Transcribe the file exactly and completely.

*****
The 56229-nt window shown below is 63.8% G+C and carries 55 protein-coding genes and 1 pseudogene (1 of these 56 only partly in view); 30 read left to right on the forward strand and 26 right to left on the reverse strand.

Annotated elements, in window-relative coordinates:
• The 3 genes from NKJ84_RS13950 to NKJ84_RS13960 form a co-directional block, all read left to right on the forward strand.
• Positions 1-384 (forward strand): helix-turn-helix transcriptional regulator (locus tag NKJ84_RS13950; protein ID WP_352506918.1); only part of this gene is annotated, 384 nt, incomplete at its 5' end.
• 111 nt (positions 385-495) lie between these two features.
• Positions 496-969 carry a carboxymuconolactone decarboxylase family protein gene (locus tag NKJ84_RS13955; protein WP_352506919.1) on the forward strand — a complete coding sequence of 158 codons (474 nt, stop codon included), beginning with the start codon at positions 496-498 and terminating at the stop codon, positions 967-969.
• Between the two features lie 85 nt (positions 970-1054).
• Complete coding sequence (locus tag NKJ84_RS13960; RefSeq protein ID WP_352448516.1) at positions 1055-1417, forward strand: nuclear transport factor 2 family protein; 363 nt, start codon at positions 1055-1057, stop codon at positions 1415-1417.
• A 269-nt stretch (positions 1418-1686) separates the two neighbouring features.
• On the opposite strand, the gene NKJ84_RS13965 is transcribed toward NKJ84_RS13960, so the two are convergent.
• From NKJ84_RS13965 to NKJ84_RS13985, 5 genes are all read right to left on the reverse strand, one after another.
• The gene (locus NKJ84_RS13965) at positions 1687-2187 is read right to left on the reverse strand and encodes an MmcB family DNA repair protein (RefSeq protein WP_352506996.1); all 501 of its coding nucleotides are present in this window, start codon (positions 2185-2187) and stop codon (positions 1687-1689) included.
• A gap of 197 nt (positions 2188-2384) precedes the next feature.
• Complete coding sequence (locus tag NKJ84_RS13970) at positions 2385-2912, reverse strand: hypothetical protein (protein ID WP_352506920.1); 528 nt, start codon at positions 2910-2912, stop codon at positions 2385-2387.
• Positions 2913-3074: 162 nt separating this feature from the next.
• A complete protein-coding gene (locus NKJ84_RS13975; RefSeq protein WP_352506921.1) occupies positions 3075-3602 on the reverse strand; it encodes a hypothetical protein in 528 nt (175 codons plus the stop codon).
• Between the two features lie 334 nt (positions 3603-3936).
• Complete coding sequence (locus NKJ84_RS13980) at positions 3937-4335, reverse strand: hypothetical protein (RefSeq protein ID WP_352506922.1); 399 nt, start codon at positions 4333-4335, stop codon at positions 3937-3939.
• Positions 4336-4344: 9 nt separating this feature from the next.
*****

The 56229-nt window shown below is 63.8% G+C and carries 55 protein-coding genes and 1 pseudogene (1 of these 56 only partly in view); 30 read left to right on the forward strand and 26 right to left on the reverse strand.

Annotated elements, in window-relative coordinates:
• The 3 genes from NKJ84_RS13950 to NKJ84_RS13960 form a co-directional block, all read left to right on the forward strand.
• Positions 1-384 (forward strand): helix-turn-helix transcriptional regulator (locus tag NKJ84_RS13950; protein ID WP_352506918.1); only part of this gene is annotated, 384 nt, incomplete at its 5' end.
• 111 nt (positions 385-495) lie between these two features.
• Positions 496-969 carry a carboxymuconolactone decarboxylase family protein gene (locus tag NKJ84_RS13955; protein WP_352506919.1) on the forward strand — a complete coding sequence of 158 codons (474 nt, stop codon included), beginning with the start codon at positions 496-498 and terminating at the stop codon, positions 967-969.
• Between the two features lie 85 nt (positions 970-1054).
• Complete coding sequence (locus tag NKJ84_RS13960; RefSeq protein ID WP_352448516.1) at positions 1055-1417, forward strand: nuclear transport factor 2 family protein; 363 nt, start codon at positions 1055-1057, stop codon at positions 1415-1417.
• A 269-nt stretch (positions 1418-1686) separates the two neighbouring features.
• On the opposite strand, the gene NKJ84_RS13965 is transcribed toward NKJ84_RS13960, so the two are convergent.
• From NKJ84_RS13965 to NKJ84_RS13985, 5 genes are all read right to left on the reverse strand, one after another.
• The gene (locus NKJ84_RS13965) at positions 1687-2187 is read right to left on the reverse strand and encodes an MmcB family DNA repair protein (RefSeq protein WP_352506996.1); all 501 of its coding nucleotides are present in this window, start codon (positions 2185-2187) and stop codon (positions 1687-1689) included.
• A gap of 197 nt (positions 2188-2384) precedes the next feature.
• Complete coding sequence (locus tag NKJ84_RS13970) at positions 2385-2912, reverse strand: hypothetical protein (protein ID WP_352506920.1); 528 nt, start codon at positions 2910-2912, stop codon at positions 2385-2387.
• Positions 2913-3074: 162 nt separating this feature from the next.
• A complete protein-coding gene (locus NKJ84_RS13975; RefSeq protein WP_352506921.1) occupies positions 3075-3602 on the reverse strand; it encodes a hypothetical protein in 528 nt (175 codons plus the stop codon).
• Between the two features lie 334 nt (positions 3603-3936).
• Complete coding sequence (locus NKJ84_RS13980) at positions 3937-4335, reverse strand: hypothetical protein (RefSeq protein ID WP_352506922.1); 399 nt, start codon at positions 4333-4335, stop codon at positions 3937-3939.
• Positions 4336-4344: 9 nt separating this feature from the next.